If you grow transplants for sale, consider if the operation will be profitable. There must be a sufficient market for transplants just as for any other commodity. There is also the possibility that your customers may hold you responsible if their crop fails. Growers producing transplants for themselves have the same investment and loss potential risks. They may also have the added cost of buying scarce, expensive replacement plants if the crop fails. There are advantages, however, to growing your own plants. You know the crop history and variety as well as if the plants are free of diseases, insects and weeds. Contamination of your farm with pests from imported plants is also avoided. Successful vegetable producers who grow their own transplants can have healthy plants when they need them.

Once the risks, benefits and feasibility of growing transplants are determined, then decide if you want to proceed. For further discussion on the economics of growing greenhouse transplants, refer to the section titled "The Economics of Growing Transplants in a Greenhouse."

Containers and Media

W. Terry Kelley and George E. Boyhan

Containers

The production of containerized vegetable transplants has changed dramatically in the past several years. Most container-grown vegetable transplants were produced in peat-based containers, but now the vast majority are grown in hardened plastic or polystyrene (Styrofoam) containers. Generally, peat containers, clay pots, peat pellets, fiber blocks and plastic pots are not used for mass production. Therefore, discussion here is limited to polystyrene and plastic types.

Since both plastic and polystyrene containers are a considerable financial investment, most are reused many times. Because of reuse, containers must be properly sanitized after each use or disease problems are likely to occur.

Most containers are sterilized using a 10 percent chlorine bleach solution. Problems sometimes arise when chlorine rinses are used. If polystyrene containers are not aerated properly, chlorine can soak into crevices and cause toxicity in future plantings. Use proper rates and throughly rinse with water after washing to reduce the possibility of toxicity.

Unlike polystyrene containers, plastic containers do not have the small pores and crevices that may harbor disease organisms and soak up residual chlorine. Plastic containers have edges, however, that can be difficult to clean and may provide a suitable environment for pathogens. Plastic containers are usually made up of two parts: a reusable plastic tray or flat with inserts of various sizes and/or configurations. The inserts are typically used only once.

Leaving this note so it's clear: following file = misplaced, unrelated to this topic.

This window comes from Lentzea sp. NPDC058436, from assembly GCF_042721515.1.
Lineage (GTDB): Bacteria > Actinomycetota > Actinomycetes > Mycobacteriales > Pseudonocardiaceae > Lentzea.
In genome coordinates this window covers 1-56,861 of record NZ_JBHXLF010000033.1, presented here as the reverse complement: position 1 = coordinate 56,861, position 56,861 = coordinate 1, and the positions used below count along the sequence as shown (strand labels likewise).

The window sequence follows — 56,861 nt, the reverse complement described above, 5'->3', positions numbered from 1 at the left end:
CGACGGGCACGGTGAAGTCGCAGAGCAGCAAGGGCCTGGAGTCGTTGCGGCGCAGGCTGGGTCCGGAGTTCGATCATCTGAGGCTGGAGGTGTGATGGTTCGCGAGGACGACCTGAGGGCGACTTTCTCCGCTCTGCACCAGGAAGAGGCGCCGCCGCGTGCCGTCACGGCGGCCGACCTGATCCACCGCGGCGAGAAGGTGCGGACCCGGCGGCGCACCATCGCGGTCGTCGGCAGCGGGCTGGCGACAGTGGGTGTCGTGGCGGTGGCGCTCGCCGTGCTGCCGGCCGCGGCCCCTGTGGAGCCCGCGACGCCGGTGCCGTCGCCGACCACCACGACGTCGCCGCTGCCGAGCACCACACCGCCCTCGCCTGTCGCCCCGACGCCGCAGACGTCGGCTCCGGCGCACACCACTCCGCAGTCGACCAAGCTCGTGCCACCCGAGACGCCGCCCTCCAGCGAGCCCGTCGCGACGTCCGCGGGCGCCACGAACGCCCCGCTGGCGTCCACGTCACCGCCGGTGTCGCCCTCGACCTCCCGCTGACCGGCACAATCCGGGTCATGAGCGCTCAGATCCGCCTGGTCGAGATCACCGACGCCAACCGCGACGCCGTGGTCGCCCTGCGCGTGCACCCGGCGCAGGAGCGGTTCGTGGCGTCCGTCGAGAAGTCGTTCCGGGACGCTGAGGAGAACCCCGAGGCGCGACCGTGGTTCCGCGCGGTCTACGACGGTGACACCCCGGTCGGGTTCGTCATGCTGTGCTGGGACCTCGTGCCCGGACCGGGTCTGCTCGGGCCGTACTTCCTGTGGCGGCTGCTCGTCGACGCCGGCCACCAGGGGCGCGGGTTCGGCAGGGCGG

Numerous types (shapes, sizes and configurations) of containers are available. Select the type that best fits your system. Plastic and polystyrene containers most often come in straight row arrangements. Polystyrene containers normally have inverted pyramid-shaped cells that taper toward the bottom. They may have cell sizes as small as 0.8 inch square or as large as 6 inches square. The number of cells in a container depends on the cell size. They may have from 12 to 338 cells per container. A polystyrene tray with a 1½-inch cell size has 128 cells, while a tray with a 2½-inch cell size has 72 cells.

Cells in plastic trays are arranged similarly and hold the same volume of soil as the same size polystyrene cells. Since plastic cell walls are thinner, plastic trays typically have more cells per tray than similar polystyrene containers. For example, cell media volume of a 512-cell plastic container is roughly equal to the media volume of a similar sized 338-cell polystyrene container.

More recently, single piece plastic flats are being used in transplant production (Figure 1). These flats are typically larger than standard flats (11" x 22") with a size of 13" x 26". They have greater rigidity than the inserts used with 11" x 22" flats. These single piece flats are reusable like polystyrene containers, but are considered more durable and easier to clean. As with polystyrene and plastic inserts, a variety of sizes are available.